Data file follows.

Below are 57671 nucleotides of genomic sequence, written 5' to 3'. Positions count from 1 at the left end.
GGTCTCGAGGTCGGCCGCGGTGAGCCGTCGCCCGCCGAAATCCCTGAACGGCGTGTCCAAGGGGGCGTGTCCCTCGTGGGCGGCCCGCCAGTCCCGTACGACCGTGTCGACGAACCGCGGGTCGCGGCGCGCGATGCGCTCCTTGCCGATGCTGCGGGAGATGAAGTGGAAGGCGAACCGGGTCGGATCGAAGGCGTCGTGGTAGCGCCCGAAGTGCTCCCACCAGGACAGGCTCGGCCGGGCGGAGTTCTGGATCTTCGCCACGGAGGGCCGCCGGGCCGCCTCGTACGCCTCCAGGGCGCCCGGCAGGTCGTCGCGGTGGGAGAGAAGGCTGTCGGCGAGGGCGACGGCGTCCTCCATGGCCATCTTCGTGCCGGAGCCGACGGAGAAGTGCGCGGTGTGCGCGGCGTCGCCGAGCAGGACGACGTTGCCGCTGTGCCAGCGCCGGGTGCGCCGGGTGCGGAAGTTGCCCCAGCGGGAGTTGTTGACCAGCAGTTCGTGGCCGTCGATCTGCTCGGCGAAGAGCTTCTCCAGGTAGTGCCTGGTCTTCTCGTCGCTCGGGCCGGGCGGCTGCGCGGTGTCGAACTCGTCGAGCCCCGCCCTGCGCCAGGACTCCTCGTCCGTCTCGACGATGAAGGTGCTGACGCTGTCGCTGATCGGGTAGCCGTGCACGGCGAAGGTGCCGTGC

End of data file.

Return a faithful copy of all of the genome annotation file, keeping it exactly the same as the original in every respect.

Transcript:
Below are 57671 nucleotides of genomic sequence, written 5' to 3'. Positions count from 1 at the left end.
GGTCTCGAGGTCGGCCGCGGTGAGCCGTCGCCCGCCGAAATCCCTGAACGGCGTGTCCAAGGGGGCGTGTCCCTCGTGGGCGGCCCGCCAGTCCCGTACGACCGTGTCGACGAACCGCGGGTCGCGGCGCGCGATGCGCTCCTTGCCGATGCTGCGGGAGATGAAGTGGAAGGCGAACCGGGTCGGATCGAAGGCGTCGTGGTAGCGCCCGAAGTGCTCCCACCAGGACAGGCTCGGCCGGGCGGAGTTCTGGATCTTCGCCACGGAGGGCCGCCGGGCCGCCTCGTACGCCTCCAGGGCGCCCGGCAGGTCGTCGCGGTGGGAGAGAAGGCTGTCGGCGAGGGCGACGGCGTCCTCCATGGCCATCTTCGTGCCGGAGCCGACGGAGAAGTGCGCGGTGTGCGCGGCGTCGCCGAGCAGGACGACGTTGCCGCTGTGCCAGCGCCGGGTGCGCCGGGTGCGGAAGTTGCCCCAGCGGGAGTTGTTGACCAGCAGTTCGTGGCCGTCGATCTGCTCGGCGAAGAGCTTCTCCAGGTAGTGCCTGGTCTTCTCGTCGCTCGGGCCGGGCGGCTGCGCGGTGTCGAACTCGTCGAGCCCCGCCCTGCGCCAGGACTCCTCGTCCGTCTCGACGATGAAGGTGCTGACGCTGTCGCTGATCGGGTAGCCGTGCACGGCGAAGGTGCCGTGC